Westminster Abbey becomes latest member of the Cathedrals’ Workshop Fellowship

17th November 2022

A partnership which exists to provide training to the next generation of craftspeople.

This makes the 11th cathedral to join this vital partnership which was founded in 2006 to deliver high-quality, accredited training and education to the next generation of craftspeople so that they have the skills needed to care for our historic buildings for years to come.

A key part of this is the CWF Foundation degree in Applied Historic Building Conservation and Repair, which to date has over 50 graduates.

Paul Baumann CBE, Chapter Clerk and Receiver General of Westminster Abbey, said:

‘At the Abbey we have long been committed to sustaining the highest standards of craftsmanship in maintaining and developing our unique buildings.  By joining the Cathedrals’ Workshop Fellowship we are linking to a number of the country’s most significant Cathedrals, who share our belief in the importance of developing and maintaining these essential skills.  We look forward to a fruitful partnership and to playing our part in nurturing crafts which are part of our shared inheritance and key to our future.’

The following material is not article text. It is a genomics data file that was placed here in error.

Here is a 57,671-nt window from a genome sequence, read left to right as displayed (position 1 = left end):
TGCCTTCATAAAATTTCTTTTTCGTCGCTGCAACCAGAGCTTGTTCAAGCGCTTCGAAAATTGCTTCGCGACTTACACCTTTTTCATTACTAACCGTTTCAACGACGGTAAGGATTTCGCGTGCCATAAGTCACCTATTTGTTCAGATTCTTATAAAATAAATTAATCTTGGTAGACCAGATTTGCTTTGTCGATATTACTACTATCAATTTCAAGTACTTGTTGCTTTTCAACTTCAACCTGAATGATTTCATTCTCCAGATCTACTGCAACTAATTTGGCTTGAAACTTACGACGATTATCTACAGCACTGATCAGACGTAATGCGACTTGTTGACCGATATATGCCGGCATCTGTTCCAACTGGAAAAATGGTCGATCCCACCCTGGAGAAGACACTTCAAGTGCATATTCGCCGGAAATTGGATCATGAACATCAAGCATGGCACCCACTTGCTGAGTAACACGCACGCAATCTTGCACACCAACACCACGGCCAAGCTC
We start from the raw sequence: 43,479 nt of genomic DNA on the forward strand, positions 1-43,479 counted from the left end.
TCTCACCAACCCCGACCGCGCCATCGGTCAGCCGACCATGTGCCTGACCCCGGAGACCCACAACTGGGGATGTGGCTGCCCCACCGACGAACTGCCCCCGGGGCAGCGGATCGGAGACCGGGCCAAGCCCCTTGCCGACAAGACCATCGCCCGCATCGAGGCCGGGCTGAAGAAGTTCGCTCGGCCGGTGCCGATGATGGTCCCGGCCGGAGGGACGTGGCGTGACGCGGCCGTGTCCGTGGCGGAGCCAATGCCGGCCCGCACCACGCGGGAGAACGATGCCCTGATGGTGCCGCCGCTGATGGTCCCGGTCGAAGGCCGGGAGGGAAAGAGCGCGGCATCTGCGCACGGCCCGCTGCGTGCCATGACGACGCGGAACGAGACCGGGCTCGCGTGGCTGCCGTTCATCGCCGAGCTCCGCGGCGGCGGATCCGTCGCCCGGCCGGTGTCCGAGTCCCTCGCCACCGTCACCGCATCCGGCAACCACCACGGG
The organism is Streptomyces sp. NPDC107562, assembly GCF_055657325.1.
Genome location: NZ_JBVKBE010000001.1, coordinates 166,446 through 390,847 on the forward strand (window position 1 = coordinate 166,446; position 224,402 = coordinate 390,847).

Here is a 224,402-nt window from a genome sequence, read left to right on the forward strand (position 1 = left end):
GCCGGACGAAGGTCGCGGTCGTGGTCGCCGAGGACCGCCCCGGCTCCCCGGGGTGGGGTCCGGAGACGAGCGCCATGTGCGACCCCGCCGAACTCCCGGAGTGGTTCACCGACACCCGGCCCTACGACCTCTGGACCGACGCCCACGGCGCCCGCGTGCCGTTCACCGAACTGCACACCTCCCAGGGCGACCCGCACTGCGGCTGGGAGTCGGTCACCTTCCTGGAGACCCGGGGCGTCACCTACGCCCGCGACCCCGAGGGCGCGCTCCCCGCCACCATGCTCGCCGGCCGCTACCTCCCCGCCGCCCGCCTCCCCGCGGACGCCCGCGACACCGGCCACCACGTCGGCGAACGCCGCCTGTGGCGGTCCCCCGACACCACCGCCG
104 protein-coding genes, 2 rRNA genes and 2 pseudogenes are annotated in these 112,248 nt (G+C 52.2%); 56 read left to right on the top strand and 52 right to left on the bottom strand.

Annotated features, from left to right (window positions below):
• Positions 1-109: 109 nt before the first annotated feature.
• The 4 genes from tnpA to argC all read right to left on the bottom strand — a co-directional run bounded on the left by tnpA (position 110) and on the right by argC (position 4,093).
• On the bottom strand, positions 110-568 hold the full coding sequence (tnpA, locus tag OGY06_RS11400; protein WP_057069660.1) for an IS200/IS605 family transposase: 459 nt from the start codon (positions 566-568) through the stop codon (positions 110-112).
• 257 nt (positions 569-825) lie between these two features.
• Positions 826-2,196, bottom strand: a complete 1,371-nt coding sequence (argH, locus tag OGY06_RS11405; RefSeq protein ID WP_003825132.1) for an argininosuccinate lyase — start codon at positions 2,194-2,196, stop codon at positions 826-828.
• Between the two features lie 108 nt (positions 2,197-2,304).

Westminster Abbey was built between the 13th and 16th century and is famous for its Gothic façade and spectacular fan vaulting. An onsite Works Department cares for the building on a day-to-day basis and it is planned that a member of this team will join the next cohort on the CWF Foundation degree course. Funded by the Hamish Ogston Foundation, the student will gain vital knowledge surrounding the care and conservation of our historic buildings, under the guidance of leading industry experts.

Frances Cambrook, Executive Director of the CWF, added:

‘We have had an informal association with Westminster Abbey for many years and we are delighted that they have now joined us formally to become our eleventh member. We look forward to welcoming their first student to our Foundation degree course next year, and supporting him to develop his craft skills and conservation expertise for the benefit of this magnificent abbey church.’